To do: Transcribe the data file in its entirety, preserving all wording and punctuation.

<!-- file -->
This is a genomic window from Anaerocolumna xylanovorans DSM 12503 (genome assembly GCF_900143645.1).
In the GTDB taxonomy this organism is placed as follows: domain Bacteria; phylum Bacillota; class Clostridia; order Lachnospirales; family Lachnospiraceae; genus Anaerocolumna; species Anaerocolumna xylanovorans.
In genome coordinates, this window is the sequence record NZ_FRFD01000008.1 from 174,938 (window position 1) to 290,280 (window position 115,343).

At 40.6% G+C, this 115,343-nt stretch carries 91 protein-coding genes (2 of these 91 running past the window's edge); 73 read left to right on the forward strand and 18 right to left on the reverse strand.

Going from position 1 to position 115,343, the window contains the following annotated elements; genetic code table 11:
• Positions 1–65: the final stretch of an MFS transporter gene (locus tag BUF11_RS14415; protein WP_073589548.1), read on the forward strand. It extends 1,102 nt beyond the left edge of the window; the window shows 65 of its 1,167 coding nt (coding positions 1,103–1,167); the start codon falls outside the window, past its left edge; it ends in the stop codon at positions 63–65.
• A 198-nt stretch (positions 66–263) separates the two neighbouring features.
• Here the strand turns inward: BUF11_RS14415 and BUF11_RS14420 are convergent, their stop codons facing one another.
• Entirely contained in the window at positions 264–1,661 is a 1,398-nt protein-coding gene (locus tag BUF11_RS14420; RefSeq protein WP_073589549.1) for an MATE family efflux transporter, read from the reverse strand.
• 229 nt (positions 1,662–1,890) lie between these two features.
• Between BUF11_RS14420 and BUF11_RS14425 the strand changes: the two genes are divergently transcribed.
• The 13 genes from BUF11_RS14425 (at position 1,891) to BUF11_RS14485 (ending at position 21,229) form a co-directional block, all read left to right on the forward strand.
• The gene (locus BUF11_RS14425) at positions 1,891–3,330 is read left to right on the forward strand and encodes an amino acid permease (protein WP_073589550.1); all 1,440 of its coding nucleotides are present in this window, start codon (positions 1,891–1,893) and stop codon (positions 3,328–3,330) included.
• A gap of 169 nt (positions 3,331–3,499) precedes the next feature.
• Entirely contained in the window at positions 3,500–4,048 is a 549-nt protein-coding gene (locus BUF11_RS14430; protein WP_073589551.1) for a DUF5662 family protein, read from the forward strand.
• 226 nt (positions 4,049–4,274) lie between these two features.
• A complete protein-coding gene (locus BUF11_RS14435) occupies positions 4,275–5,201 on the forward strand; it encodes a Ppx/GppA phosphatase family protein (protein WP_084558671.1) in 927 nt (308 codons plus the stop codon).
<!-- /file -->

This is a genomic window from Anaerocolumna xylanovorans DSM 12503 (genome assembly GCF_900143645.1).
In the GTDB taxonomy this organism is placed as follows: domain Bacteria; phylum Bacillota; class Clostridia; order Lachnospirales; family Lachnospiraceae; genus Anaerocolumna; species Anaerocolumna xylanovorans.
In genome coordinates, this window is the sequence record NZ_FRFD01000008.1 from 174,938 (window position 1) to 290,280 (window position 115,343).

At 40.6% G+C, this 115,343-nt stretch carries 91 protein-coding genes (2 of these 91 running past the window's edge); 73 read left to right on the forward strand and 18 right to left on the reverse strand.

Going from position 1 to position 115,343, the window contains the following annotated elements; genetic code table 11:
• Positions 1–65: the final stretch of an MFS transporter gene (locus tag BUF11_RS14415; protein WP_073589548.1), read on the forward strand. It extends 1,102 nt beyond the left edge of the window; the window shows 65 of its 1,167 coding nt (coding positions 1,103–1,167); the start codon falls outside the window, past its left edge; it ends in the stop codon at positions 63–65.
• A 198-nt stretch (positions 66–263) separates the two neighbouring features.
• Here the strand turns inward: BUF11_RS14415 and BUF11_RS14420 are convergent, their stop codons facing one another.
• Entirely contained in the window at positions 264–1,661 is a 1,398-nt protein-coding gene (locus tag BUF11_RS14420; RefSeq protein WP_073589549.1) for an MATE family efflux transporter, read from the reverse strand.
• 229 nt (positions 1,662–1,890) lie between these two features.
• Between BUF11_RS14420 and BUF11_RS14425 the strand changes: the two genes are divergently transcribed.
• The 13 genes from BUF11_RS14425 (at position 1,891) to BUF11_RS14485 (ending at position 21,229) form a co-directional block, all read left to right on the forward strand.
• The gene (locus BUF11_RS14425) at positions 1,891–3,330 is read left to right on the forward strand and encodes an amino acid permease (protein WP_073589550.1); all 1,440 of its coding nucleotides are present in this window, start codon (positions 1,891–1,893) and stop codon (positions 3,328–3,330) included.
• A gap of 169 nt (positions 3,331–3,499) precedes the next feature.
• Entirely contained in the window at positions 3,500–4,048 is a 549-nt protein-coding gene (locus BUF11_RS14430; protein WP_073589551.1) for a DUF5662 family protein, read from the forward strand.
• 226 nt (positions 4,049–4,274) lie between these two features.
• A complete protein-coding gene (locus BUF11_RS14435) occupies positions 4,275–5,201 on the forward strand; it encodes a Ppx/GppA phosphatase family protein (protein WP_084558671.1) in 927 nt (308 codons plus the stop codon).